A long, yet thin, rectangular box that would commonly hold a button down shirt or a pair of woolen socks is today, filled with the fortitude to see this through; to not forget as we have before. To not let the hand of time distract us from our goals. That when the coldness of Winter settles down upon us, and the Super Bowl and the Inauguration vie for our attention, that we continue to remember the innocent lives lost –to keep their sacrifice in plain sight– and to fight on, doing whatever we can to make sure this doesn’t happen ever again ((“Unless someone cares, and cares a whole lot, nothing is going to get better. It’s not.” – Dr. Seuss)). When the pain of our most recent tragedies begins to fade we cannot–like we so often do–pretend that the problem has disappeared. Almost 25 people in the United States are killed everyday by guns–that comes out to almost 9,000 a year! And most of those people deaths don’t make national news, didn’t bring us together as a nation. They are the unknown soldiers of this war. The faceless victims of senseless violence. We cannot lose sight that this problem goes far beyond mass shootings or the thousands of children that are lost every year to firearm related violence. And we cannot lose sight of the fact that the focus of our national attention needs to be on guns that are obtained both legally and illegally, as there have been exactly 30 mass murders since Columbine ((61 since 1982)) with the gross majority of these carried out using a weapon that was obtained legally.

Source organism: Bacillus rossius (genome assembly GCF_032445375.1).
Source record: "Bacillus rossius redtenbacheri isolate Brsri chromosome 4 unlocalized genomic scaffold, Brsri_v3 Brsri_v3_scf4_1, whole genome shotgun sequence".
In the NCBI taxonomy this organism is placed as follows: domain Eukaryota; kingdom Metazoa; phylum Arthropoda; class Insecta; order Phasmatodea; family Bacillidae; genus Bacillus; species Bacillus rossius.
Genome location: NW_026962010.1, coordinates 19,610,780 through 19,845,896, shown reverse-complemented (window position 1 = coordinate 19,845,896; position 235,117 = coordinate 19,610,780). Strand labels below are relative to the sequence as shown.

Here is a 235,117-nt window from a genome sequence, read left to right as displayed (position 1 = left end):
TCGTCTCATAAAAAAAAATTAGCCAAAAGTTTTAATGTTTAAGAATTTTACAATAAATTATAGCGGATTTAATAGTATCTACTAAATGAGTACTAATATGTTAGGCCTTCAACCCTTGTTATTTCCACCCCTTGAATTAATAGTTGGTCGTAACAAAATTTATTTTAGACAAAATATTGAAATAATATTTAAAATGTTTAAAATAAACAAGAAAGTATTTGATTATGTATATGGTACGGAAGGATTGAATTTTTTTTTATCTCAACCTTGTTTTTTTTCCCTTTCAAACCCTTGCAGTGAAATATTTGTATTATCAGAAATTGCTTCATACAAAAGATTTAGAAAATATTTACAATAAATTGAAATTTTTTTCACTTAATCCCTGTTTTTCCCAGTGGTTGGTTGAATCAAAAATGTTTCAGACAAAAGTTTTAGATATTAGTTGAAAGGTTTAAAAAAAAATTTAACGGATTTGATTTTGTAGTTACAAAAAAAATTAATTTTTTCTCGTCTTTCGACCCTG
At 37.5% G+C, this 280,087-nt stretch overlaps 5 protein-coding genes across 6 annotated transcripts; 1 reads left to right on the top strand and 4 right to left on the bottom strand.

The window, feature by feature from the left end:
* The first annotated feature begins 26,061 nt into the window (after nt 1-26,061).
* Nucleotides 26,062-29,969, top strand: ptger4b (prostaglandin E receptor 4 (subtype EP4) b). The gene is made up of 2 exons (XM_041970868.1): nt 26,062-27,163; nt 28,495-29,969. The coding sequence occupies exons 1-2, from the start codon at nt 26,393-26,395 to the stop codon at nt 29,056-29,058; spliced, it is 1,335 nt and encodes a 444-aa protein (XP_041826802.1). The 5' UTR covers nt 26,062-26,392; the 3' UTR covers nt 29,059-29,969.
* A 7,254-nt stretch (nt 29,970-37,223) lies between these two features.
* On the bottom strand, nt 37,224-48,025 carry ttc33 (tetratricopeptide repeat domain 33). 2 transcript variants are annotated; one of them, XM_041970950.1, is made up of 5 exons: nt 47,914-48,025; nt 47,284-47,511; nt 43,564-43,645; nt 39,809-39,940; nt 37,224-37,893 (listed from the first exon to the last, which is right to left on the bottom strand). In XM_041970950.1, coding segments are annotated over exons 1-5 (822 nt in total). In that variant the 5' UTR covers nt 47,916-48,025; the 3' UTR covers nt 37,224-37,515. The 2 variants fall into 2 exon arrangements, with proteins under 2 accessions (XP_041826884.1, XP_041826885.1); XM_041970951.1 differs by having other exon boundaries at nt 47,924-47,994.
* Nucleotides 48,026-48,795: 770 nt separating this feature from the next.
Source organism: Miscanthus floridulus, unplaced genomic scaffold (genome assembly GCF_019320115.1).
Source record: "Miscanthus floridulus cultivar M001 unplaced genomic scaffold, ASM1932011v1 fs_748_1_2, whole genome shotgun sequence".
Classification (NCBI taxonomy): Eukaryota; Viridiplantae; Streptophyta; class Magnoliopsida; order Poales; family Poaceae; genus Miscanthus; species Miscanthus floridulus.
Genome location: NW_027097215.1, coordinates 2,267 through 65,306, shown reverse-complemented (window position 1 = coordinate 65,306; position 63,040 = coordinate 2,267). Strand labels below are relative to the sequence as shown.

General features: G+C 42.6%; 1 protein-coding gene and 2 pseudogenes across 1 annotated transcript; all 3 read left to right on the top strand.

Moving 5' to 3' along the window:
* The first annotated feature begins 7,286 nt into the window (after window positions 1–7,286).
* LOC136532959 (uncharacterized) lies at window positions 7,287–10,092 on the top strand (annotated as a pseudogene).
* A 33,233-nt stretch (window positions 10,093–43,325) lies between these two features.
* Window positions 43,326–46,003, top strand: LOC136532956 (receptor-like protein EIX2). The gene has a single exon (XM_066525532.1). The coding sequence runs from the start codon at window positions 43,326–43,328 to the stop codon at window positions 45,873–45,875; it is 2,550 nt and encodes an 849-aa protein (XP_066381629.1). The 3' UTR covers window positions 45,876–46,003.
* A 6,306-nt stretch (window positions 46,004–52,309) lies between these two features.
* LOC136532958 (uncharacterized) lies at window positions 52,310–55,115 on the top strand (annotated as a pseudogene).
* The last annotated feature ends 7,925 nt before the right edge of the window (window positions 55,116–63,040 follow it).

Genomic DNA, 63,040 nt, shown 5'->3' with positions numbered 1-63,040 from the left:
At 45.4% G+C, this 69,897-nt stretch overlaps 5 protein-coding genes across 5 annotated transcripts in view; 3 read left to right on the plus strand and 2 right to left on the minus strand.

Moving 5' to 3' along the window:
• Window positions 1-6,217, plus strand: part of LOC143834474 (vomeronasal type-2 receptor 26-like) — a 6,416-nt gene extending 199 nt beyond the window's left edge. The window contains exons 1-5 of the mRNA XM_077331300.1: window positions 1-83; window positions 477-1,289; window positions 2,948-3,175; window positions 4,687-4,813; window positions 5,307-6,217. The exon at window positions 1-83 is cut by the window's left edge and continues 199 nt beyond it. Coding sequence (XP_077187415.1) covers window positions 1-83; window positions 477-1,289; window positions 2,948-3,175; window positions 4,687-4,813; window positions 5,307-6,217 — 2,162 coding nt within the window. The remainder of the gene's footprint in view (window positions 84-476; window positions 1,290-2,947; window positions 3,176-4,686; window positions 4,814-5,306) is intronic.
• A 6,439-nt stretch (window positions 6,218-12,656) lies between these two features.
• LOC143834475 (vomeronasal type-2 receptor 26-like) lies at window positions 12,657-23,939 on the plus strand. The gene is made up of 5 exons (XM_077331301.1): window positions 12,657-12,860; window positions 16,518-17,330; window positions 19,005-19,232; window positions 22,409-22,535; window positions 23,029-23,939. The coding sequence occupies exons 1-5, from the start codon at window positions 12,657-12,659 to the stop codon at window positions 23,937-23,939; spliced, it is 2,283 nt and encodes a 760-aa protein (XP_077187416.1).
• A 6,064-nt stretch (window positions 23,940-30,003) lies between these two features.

We are not powerless in the face of these numbers, these acts of carnage. We have the strength to overcome.
Buried deep beneath a heaping mass of presents lies a simple box of hope, unwrapped and addressed to all concerned. A hope that the media will see the error of its ways, and that in their attempts to secure ratings they further endanger our lives. A hope that instead of glorifying these monsters, the headlines could be saved for more virtuous people. Those who inspire. We hope that a responsible media may rise forth from the ashes of this horror, one that chooses not to prey on our fears and give murderers exactly what they want, fame ((This media also must soon realize that it is time to leave Newtown. An intrusive camera and a pushy reporter does little to help people who are seriously hurting, heal.)).
A hand knitted sweater that will cover the world, holding in loves inviting warmth, a love we all so very much need right now. This sweater, when worn, gives us the perfect amount of love required to put all else aside and do whatever it takes to make sure that we all live to see another day. A love that creates for us a world free from the mass killings of innocent people. A love that allows us to not let 26 people die for no reason whatsoever. And a love to never forget them.